MORE people were hanging around Te Anau for longer following this year’s Kepler Challenge, tourism-reliant business owners say.
With the absence of international tourists and an increase in entries, the town’s streets were also filling up a lot sooner.
The Ranch Bar & Grill owner Daniel Anderson said on Saturday he had definitely noticed a build-up to the event held last weekend, with reservations filling up at pace.
“The last couple of nights, we’ve definitely noticed a lot more people out and about.
“People seem to be coming into town earlier than previous years. Hopefully they’ll stay on a few days.”
To deal with the influx of visitors, he had called on as many staff as possible to cater to the numbers.
“It’s been great. There’s not enough Kepler Challenges in a year.”
There was no doubt the annual race had helped many of the businesses in the tourist destination which were still struggling with the impacts of Covid-19, Mr Anderson said.
“For me, as a business owner, having to micro-manage each day has been really stressful.
“We’ve had days where we’re 70% down [in business] on last year.”
With “solid” bookings at his restaurant on Saturday night, he had a good feeling people were going to hang around for a few extra days.
Getaway Te Anau Holiday Park & Apartments general manager Rochelle Peychers said it was great to see “heaps of Kiwis” around town during the past weekend.
“Usually, everyone arrives on the Friday but we had a lot of people coming in on Thursday this year.”
All of her 50 units were booked out last weekend, and several people had extended their stays into the week.
“It’s a great vibe and puts Te Anau on the map as a travel destination.
“I think there’s a misconception that Te Anau is just a stopover for Milford and Doubtful Sound, but there’s so much here for people to see.”
She agreed the event would have an uplifting effect for local businesses following a tough year for tourism towns.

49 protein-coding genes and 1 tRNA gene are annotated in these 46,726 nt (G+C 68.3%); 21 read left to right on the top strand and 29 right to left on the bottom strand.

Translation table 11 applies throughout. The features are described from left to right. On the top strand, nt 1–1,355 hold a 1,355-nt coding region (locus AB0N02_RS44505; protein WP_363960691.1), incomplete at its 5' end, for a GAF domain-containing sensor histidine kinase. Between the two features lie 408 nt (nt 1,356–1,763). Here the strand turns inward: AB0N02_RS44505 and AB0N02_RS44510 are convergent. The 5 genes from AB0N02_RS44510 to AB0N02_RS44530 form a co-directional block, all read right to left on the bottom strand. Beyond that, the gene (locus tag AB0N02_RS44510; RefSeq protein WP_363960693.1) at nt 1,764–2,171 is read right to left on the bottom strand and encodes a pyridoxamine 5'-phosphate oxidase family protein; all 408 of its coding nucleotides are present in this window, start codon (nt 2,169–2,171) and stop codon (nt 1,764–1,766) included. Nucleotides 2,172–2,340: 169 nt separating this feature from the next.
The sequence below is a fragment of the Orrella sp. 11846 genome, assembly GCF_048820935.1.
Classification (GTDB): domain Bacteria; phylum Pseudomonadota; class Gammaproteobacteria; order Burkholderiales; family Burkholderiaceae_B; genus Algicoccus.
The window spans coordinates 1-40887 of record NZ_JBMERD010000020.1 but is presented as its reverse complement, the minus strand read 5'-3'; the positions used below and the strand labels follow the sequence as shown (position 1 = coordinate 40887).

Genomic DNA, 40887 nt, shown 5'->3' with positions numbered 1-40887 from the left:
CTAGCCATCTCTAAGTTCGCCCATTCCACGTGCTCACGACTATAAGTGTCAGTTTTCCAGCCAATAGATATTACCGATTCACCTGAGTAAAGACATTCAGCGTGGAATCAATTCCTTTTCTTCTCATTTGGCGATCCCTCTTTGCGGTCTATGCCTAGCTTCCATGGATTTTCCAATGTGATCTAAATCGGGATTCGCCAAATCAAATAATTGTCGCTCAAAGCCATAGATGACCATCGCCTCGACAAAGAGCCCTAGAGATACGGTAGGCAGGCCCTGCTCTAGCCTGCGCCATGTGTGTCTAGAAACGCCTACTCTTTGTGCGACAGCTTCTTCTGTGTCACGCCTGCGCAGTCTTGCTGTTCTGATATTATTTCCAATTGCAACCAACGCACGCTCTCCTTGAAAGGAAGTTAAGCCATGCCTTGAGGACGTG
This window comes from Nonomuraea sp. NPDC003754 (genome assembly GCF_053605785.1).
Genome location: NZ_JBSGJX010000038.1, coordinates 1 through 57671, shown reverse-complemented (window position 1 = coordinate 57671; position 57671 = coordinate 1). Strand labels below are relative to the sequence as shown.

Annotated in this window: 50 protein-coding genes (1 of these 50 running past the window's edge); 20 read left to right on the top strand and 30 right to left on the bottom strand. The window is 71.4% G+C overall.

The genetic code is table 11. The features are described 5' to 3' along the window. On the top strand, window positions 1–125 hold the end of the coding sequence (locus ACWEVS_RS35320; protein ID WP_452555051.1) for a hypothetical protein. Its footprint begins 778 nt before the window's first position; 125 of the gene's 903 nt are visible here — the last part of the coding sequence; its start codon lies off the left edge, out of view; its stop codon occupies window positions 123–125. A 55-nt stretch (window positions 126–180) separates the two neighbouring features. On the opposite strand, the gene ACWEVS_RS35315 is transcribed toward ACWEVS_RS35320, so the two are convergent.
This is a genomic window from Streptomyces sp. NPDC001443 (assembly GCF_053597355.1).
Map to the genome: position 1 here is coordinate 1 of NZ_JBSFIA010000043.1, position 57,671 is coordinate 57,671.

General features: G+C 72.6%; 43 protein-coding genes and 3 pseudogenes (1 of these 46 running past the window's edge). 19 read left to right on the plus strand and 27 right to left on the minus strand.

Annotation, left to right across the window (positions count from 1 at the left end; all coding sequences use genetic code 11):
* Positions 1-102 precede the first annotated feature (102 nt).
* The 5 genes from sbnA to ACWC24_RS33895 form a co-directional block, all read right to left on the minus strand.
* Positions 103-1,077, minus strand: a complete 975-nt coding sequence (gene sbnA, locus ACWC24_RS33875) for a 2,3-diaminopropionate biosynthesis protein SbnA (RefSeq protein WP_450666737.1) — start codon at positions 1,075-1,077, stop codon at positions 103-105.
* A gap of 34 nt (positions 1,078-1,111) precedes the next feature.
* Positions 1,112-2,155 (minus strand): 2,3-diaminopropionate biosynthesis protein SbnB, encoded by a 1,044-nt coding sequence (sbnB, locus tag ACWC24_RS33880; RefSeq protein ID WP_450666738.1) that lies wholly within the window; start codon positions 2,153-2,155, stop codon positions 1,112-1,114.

Nancy Jiang and Daniel Jones claimed the major titles in a weather-affected 33rd edition of the Kepler Challenge mountain race on Saturday.
Jones cruised to his third win in the men’s race in as many years, while Jiang held off a determined challenge from defending women’s champion and six-time winner Ruby Muir over a 59km alternative course.
For just the fourth time in the event’s history and the second year in a row snow, wind and forecast thunder and lightning forced race organisers to go with their plan B route to the Luxmore Hut before returning to Lake Te Anau and a return leg to and from the Moturau Hut.
Jones, who won the Auckland Marathon last month and would have been racing in Spain this weekend if Covid-19 had not intervened, won by nearly 14 minutes from Scotty Hawker. Weston Hill was third.
“Third win in a row — I’m pretty pleased,” Jones said.
“The track was pretty nice. It was a bit muddy in places where we were crossing over, but there were no big swimming puddles this year and obviously the times reflect that and it was smooth sailing right through.”
Jiang, who won the challenge in 2018 and finished third behind Muir last year, earned a small lead at Luxmore which she was determined not to relinquish. Fiona Love finished third.
“I didn’t really have a plan with the late course change,” Jiang said.
“It was definitely faster and flatter running than I had planned for, but I felt good on the day and Ruby was on my heels the whole way. I saw her at the last turnaround and she was right there and that definitely gave me the kick to just go for it.
“It’s good to have competition and it really pushed me. I felt like I dug in pretty deep, so I’m stoked.
Top-ranked national 10km and cross-country runner Jonathan Jackson won the 27km Luxmore Grunt men’s race from local police officer Dwight Grieve and Sam Manson.
Defending champion Sarah Douglas was a comfortable winner in the women’s event, ahead of Maddie Dillon and Sabrina Grogan.Nike SneakersZwift Is Betting It Can Do for Running What It Did for Cycling